Article 50

Brexit – A Year On

Written by Danielle Cohen

Could we have done anything different?

Our ability to enforce cut-off dates for new immigrants from the European Union to come to live in the UK is impractical. To start with, the three million European citizens who live and work in the UK were never really a plausible bargaining chip given that the bulk of the British population in Europe lives in countries with small numbers of EU citizens living in the UK. It made three million people, their friends and their families nervous for a whole year and irritated European countries as well. Had the UK made a generous offer to EU citizens straight away, then negotiations may have been easier.

And what of Article 50

Looking back over the past year now, we wonder if Theresa May really had to trigger Article 50 before agreeing an exit deal? John Kerr, the British diplomat who drafted Article 50, stated that it was a tool of the process designed to maximise the leverage of the remaining members of the block and disadvantage the departing state. A leaving state was never intended to get a good deal out of it. Theresa May’s expectation that she would be able to talk to individual member states was surprising. Article 50 is designed to ensure that agreement is reached by other states about the UK, and therefore it is curious that the UK departing the European Union used Article 50, before the agreement has been reached.

Triggering Article 50 on other European countries who were about to have their own elections couldn’t have been useful, and waiting to see who would be the other parties to the negotiations could have been wiser. David Cameron’s decision to hold the 2016 referendum at the highest of the worst refugee crisis in Europe was described by Michael Portillo as the greatest blunder ever made by a British Prime Minister. After David Cameron’s resignation last summer, Theresa May became the Prime Minister and in her first speech she said that the vote for Brexit was also a vote of protest against the failed economic model, austerity and in work poverty. She told us that Brexit meant Brexit. In her Lancaster House speech in January, she explained her preference for a clean Brexit i.e. Britain should leave the single market and customs union and be outside the jurisdiction of the European Court of Justice. However, post General Election, the possibility of an alternative to a clean Brexit, for which there is no mandate in the House of Commons, is clear.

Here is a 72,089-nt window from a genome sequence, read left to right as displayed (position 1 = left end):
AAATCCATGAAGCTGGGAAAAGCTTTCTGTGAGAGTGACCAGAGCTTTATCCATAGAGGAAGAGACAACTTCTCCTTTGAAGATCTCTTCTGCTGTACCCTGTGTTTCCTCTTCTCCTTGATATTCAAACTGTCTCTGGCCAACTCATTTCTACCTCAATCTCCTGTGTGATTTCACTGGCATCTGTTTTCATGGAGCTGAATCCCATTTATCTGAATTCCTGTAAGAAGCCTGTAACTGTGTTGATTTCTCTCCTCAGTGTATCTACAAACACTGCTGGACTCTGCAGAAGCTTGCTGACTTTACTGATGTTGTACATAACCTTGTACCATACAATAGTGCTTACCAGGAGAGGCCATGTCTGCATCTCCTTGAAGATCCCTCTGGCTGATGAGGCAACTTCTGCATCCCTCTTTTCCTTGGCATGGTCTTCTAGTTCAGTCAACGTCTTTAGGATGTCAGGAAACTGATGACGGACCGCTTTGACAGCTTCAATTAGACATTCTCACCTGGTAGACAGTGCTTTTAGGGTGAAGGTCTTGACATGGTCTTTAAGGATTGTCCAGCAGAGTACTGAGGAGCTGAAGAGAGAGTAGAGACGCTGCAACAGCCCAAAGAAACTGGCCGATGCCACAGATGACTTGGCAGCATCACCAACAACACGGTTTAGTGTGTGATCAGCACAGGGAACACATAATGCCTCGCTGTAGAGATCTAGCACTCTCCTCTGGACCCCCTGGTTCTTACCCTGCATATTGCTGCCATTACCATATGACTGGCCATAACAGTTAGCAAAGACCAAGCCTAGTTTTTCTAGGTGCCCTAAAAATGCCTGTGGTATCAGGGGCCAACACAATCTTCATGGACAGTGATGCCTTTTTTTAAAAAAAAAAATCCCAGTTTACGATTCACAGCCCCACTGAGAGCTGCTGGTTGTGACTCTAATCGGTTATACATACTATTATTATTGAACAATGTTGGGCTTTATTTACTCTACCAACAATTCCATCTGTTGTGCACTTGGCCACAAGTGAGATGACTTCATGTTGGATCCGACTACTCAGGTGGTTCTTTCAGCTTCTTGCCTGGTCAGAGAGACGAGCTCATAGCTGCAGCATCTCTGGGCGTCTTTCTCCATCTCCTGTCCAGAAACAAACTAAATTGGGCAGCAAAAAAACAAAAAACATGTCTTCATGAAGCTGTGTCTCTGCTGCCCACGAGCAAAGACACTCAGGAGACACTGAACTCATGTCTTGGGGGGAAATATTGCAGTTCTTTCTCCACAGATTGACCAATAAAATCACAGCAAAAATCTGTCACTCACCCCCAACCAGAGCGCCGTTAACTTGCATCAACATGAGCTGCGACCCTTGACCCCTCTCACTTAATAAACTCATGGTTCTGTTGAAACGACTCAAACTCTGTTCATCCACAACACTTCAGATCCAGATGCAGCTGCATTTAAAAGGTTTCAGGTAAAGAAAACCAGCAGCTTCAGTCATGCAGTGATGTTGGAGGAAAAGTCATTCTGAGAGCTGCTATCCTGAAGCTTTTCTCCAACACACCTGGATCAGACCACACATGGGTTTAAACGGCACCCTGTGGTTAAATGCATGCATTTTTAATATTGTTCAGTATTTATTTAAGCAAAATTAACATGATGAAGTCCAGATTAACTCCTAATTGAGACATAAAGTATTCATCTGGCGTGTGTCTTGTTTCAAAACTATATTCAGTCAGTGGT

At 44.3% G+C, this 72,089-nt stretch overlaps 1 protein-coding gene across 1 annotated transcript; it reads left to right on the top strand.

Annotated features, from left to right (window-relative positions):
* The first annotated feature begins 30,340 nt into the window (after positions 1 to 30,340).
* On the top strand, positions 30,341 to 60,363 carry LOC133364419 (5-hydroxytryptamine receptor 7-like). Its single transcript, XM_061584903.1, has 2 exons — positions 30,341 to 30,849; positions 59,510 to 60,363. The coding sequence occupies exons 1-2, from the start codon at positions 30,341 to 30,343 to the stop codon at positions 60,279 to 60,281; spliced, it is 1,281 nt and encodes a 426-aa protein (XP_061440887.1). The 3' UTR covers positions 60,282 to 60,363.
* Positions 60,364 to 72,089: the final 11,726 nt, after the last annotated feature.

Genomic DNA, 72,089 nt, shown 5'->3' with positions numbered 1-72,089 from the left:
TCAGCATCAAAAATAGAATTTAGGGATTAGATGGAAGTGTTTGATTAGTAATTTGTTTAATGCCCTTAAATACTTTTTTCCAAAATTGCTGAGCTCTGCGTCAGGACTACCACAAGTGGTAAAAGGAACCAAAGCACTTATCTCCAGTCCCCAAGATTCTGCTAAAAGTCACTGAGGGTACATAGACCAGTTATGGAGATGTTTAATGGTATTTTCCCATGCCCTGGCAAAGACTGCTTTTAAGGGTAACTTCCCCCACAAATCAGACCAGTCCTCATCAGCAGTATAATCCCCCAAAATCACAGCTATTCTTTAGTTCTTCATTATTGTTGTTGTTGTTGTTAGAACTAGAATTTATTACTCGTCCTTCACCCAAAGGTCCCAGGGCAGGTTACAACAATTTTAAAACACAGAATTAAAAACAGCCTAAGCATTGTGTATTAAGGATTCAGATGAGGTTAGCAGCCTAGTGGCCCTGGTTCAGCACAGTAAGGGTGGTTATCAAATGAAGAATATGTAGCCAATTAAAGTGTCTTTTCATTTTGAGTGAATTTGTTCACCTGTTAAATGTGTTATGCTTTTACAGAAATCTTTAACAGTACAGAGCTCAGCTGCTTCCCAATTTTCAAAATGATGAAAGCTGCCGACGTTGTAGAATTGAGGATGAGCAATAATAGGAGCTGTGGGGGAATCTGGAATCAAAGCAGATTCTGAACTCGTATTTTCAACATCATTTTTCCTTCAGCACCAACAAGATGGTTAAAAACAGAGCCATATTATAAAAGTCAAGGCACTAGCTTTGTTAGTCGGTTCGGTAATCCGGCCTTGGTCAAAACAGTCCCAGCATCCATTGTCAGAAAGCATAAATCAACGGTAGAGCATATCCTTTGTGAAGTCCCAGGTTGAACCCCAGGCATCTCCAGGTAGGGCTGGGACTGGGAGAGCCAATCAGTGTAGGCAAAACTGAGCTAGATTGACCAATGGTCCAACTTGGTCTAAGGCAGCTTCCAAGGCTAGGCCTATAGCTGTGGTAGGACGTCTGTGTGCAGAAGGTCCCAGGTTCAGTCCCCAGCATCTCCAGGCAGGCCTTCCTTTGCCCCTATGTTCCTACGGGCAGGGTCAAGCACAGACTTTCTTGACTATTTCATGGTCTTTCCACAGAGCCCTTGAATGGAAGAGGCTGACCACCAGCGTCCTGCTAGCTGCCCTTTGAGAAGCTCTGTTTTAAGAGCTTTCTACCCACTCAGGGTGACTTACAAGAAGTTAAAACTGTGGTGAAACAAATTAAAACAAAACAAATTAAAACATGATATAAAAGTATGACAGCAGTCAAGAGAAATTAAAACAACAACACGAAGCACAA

Open / Soft / Sane / Hard?

Ruth Davidson from the Scottish Conservatives prefers the term “Open Brexit” while Boris Johnson and Labour’s Keir Starmer are against what they call an “Extreme Brexit”. Andrew Adonis, the Labour Peer and educationalist, supports “Sane Brexit”. Sam Tarry, a Labour activist, wants a People’s Brexit. Jeremy Corbyn wants a Brexit that protects jobs and worker’s rights. It is obvious that internal party disputes have not been resolved by the Brexit referendum.

Strong and stable deals

The phrase of “no deal is better than a bad deal” was disowned this week by Philip Hammond who is now seeking to secure at least a lengthy transition phase of membership, which may well end up as the basis of a long term deal. If May or her successor decide upon a hard Brexit, the French President Macron will have every incentive to drive a hard bargain; he would want to secure it for the benefit of trade with its second largest neighbour and to underpin the long term security of the continent. When Britain leaves the EU, 80% of NATO resources will also be outside the EU, not “a strong and stable” environment for the Union.

About the author

Danielle Cohen

As a Human Rights and Immigration lawyer with 20 years’ experience Danielle has assisted many thousands of people and achieved excellence in her profession.

Leave a Comment